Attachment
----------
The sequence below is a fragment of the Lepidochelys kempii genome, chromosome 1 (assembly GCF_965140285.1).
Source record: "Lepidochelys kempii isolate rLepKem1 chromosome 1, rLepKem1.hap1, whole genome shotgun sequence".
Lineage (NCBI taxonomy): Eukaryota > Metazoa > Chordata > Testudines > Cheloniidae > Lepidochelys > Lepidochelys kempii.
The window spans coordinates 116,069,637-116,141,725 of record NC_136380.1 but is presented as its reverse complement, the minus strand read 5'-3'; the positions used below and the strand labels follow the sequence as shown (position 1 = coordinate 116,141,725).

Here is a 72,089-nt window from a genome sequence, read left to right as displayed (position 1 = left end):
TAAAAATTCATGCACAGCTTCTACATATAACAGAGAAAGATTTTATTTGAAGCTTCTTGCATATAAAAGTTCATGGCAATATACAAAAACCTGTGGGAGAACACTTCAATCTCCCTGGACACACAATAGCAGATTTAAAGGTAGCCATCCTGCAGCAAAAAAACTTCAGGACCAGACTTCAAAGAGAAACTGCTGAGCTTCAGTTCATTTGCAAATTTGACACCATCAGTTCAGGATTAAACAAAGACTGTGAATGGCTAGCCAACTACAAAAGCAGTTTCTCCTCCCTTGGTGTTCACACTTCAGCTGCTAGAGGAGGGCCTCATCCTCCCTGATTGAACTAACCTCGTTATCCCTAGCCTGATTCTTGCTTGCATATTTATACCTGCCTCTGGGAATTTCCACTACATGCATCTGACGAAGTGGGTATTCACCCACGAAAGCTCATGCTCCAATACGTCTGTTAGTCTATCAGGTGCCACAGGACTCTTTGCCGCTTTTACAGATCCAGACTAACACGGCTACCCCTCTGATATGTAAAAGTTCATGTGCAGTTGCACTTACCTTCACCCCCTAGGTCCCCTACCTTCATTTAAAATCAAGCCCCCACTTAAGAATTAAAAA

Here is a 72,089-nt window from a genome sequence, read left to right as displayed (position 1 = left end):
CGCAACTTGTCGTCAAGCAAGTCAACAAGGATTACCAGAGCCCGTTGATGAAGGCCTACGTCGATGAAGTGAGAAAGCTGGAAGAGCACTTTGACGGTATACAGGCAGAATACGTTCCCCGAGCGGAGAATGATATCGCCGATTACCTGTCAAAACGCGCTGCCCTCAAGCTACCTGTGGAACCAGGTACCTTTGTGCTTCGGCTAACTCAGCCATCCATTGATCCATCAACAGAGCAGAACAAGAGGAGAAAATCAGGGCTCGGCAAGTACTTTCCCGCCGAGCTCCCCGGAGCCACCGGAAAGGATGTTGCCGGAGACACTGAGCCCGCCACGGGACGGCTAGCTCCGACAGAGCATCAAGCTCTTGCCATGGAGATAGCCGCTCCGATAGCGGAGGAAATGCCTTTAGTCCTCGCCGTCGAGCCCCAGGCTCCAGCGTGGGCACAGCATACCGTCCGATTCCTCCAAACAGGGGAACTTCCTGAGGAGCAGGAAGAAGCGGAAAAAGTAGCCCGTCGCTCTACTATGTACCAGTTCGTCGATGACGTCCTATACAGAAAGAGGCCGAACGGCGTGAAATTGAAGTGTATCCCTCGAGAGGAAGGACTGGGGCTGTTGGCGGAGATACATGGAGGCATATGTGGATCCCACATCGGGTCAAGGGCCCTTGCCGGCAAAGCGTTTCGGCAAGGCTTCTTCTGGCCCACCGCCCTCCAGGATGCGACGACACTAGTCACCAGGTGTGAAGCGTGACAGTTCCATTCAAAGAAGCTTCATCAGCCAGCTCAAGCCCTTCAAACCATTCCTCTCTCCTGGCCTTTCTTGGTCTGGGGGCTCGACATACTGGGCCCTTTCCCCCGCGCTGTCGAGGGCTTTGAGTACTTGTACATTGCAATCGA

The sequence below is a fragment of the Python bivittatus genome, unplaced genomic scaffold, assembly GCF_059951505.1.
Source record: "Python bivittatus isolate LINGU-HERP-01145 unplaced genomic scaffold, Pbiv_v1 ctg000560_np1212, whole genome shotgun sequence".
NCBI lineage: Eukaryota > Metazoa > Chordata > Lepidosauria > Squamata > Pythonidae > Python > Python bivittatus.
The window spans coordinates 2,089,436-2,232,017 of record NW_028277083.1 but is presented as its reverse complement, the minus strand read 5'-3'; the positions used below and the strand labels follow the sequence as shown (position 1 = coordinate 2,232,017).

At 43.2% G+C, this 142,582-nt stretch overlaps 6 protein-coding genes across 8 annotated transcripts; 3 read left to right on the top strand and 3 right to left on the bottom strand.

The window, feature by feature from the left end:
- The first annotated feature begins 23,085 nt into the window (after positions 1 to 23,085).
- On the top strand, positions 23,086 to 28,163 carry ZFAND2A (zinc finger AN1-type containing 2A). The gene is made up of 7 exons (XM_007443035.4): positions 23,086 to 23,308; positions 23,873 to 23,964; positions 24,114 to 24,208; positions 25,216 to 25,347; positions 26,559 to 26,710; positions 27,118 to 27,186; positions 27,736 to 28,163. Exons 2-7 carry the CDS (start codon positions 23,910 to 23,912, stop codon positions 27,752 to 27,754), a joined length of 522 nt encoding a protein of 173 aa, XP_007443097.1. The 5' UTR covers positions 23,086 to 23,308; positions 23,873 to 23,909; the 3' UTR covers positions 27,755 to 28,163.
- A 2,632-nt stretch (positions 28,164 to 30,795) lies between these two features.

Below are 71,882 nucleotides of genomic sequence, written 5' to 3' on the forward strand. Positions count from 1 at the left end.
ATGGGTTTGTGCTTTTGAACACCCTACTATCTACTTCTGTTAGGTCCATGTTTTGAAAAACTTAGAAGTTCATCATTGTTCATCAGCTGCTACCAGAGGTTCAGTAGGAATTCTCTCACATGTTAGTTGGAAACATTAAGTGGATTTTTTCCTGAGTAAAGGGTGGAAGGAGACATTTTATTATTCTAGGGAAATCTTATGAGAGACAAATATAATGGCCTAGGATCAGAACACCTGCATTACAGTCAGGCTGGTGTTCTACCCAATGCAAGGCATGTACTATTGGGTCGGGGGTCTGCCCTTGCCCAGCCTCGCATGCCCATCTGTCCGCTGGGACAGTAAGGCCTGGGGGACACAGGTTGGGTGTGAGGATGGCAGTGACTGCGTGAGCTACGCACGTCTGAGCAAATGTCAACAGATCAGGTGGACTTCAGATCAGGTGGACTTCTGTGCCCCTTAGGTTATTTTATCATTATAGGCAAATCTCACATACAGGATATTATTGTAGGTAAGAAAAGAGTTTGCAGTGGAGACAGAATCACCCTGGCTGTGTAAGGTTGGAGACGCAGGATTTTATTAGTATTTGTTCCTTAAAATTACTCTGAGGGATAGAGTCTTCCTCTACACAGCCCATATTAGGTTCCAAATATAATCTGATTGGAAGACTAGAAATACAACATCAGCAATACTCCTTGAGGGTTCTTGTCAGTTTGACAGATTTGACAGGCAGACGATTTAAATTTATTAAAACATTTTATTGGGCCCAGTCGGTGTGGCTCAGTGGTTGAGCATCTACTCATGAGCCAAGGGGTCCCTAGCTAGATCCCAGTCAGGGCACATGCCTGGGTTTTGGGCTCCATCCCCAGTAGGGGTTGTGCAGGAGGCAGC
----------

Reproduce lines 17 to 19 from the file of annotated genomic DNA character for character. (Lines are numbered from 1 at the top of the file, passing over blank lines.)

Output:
- A 2,632-nt stretch (positions 28,164 to 30,795) lies between these two features.

Below are 71,882 nucleotides of genomic sequence, written 5' to 3' on the forward strand. Positions count from 1 at the left end.
ATGGGTTTGTGCTTTTGAACACCCTACTATCTACTTCTGTTAGGTCCATGTTTTGAAAAACTTAGAAGTTCATCATTGTTCATCAGCTGCTACCAGAGGTTCAGTAGGAATTCTCTCACATGTTAGTTGGAAACATTAAGTGGATTTTTTCCTGAGTAAAGGGTGGAAGGAGACATTTTATTATTCTAGGGAAATCTTATGAGAGACAAATATAATGGCCTAGGATCAGAACACCTGCATTACAGTCAGGCTGGTGTTCTACCCAATGCAAGGCATGTACTATTGGGTCGGGGGTCTGCCCTTGCCCAGCCTCGCATGCCCATCTGTCCGCTGGGACAGTAAGGCCTGGGGGACACAGGTTGGGTGTGAGGATGGCAGTGACTGCGTGAGCTACGCACGTCTGAGCAAATGTCAACAGATCAGGTGGACTTCAGATCAGGTGGACTTCTGTGCCCCTTAGGTTATTTTATCATTATAGGCAAATCTCACATACAGGATATTATTGTAGGTAAGAAAAGAGTTTGCAGTGGAGACAGAATCACCCTGGCTGTGTAAGGTTGGAGACGCAGGATTTTATTAGTATTTGTTCCTTAAAATTACTCTGAGGGATAGAGTCTTCCTCTACACAGCCCATATTAGGTTCCAAATATAATCTGATTGGAAGACTAGAAATACAACATCAGCAATACTCCTTGAGGGTTCTTGTCAGTTTGACAGATTTGACAGGCAGACGATTTAAATTTATTAAAACATTTTATTGGGCCCAGTCGGTGTGGCTCAGTGGTTGAGCATCTACTCATGAGCCAAGGGGTCCCTAGCTAGATCCCAGTCAGGGCACATGCCTGGGTTTTGGGCTCCATCCCCAGTAGGGGTTGTGCAGGAGGCAGC